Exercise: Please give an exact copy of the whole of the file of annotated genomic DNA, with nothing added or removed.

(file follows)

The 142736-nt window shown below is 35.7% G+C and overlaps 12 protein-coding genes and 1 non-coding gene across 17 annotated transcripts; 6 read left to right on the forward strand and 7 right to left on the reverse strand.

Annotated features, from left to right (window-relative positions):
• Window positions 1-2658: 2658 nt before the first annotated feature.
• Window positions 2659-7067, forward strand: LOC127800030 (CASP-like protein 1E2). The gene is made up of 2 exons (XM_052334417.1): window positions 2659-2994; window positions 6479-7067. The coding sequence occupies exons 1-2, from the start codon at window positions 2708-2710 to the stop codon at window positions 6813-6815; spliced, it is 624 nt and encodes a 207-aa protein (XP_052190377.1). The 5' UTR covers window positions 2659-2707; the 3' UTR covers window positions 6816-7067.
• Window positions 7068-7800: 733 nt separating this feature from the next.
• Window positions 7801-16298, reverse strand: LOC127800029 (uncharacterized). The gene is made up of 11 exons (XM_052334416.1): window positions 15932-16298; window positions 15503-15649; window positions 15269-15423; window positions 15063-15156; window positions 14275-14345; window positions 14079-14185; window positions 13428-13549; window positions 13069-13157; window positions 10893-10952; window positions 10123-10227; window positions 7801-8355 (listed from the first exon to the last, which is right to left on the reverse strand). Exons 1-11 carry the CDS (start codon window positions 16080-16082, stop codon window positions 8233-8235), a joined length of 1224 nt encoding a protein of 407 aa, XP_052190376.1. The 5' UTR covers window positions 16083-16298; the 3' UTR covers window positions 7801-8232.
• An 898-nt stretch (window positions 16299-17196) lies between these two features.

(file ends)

The 142736-nt window shown below is 35.7% G+C and overlaps 12 protein-coding genes and 1 non-coding gene across 17 annotated transcripts; 6 read left to right on the forward strand and 7 right to left on the reverse strand.

Annotated features, from left to right (window-relative positions):
• Window positions 1-2658: 2658 nt before the first annotated feature.
• Window positions 2659-7067, forward strand: LOC127800030 (CASP-like protein 1E2). The gene is made up of 2 exons (XM_052334417.1): window positions 2659-2994; window positions 6479-7067. The coding sequence occupies exons 1-2, from the start codon at window positions 2708-2710 to the stop codon at window positions 6813-6815; spliced, it is 624 nt and encodes a 207-aa protein (XP_052190377.1). The 5' UTR covers window positions 2659-2707; the 3' UTR covers window positions 6816-7067.
• Window positions 7068-7800: 733 nt separating this feature from the next.
• Window positions 7801-16298, reverse strand: LOC127800029 (uncharacterized). The gene is made up of 11 exons (XM_052334416.1): window positions 15932-16298; window positions 15503-15649; window positions 15269-15423; window positions 15063-15156; window positions 14275-14345; window positions 14079-14185; window positions 13428-13549; window positions 13069-13157; window positions 10893-10952; window positions 10123-10227; window positions 7801-8355 (listed from the first exon to the last, which is right to left on the reverse strand). Exons 1-11 carry the CDS (start codon window positions 16080-16082, stop codon window positions 8233-8235), a joined length of 1224 nt encoding a protein of 407 aa, XP_052190376.1. The 5' UTR covers window positions 16083-16298; the 3' UTR covers window positions 7801-8232.
• An 898-nt stretch (window positions 16299-17196) lies between these two features.